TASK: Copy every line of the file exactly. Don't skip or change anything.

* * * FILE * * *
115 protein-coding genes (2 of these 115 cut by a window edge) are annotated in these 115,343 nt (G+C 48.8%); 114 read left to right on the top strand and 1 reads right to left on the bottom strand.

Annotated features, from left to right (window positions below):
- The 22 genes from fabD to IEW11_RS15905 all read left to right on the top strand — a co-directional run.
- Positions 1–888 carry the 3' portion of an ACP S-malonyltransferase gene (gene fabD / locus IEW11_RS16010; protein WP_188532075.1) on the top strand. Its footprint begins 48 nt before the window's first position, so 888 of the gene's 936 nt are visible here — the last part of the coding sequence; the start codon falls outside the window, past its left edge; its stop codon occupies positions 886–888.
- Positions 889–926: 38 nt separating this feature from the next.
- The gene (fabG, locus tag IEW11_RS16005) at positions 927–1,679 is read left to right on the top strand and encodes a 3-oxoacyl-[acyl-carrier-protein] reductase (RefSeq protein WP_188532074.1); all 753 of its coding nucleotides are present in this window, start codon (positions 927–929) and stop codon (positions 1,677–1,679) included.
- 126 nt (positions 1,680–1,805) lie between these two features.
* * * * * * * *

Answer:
115 protein-coding genes (2 of these 115 cut by a window edge) are annotated in these 115,343 nt (G+C 48.8%); 114 read left to right on the top strand and 1 reads right to left on the bottom strand.

Annotated features, from left to right (window positions below):
- The 22 genes from fabD to IEW11_RS15905 all read left to right on the top strand — a co-directional run.
- Positions 1–888 carry the 3' portion of an ACP S-malonyltransferase gene (gene fabD / locus IEW11_RS16010; protein WP_188532075.1) on the top strand. Its footprint begins 48 nt before the window's first position, so 888 of the gene's 936 nt are visible here — the last part of the coding sequence; the start codon falls outside the window, past its left edge; its stop codon occupies positions 886–888.
- Positions 889–926: 38 nt separating this feature from the next.
- The gene (fabG, locus tag IEW11_RS16005) at positions 927–1,679 is read left to right on the top strand and encodes a 3-oxoacyl-[acyl-carrier-protein] reductase (RefSeq protein WP_188532074.1); all 753 of its coding nucleotides are present in this window, start codon (positions 927–929) and stop codon (positions 1,677–1,679) included.
- 126 nt (positions 1,680–1,805) lie between these two features.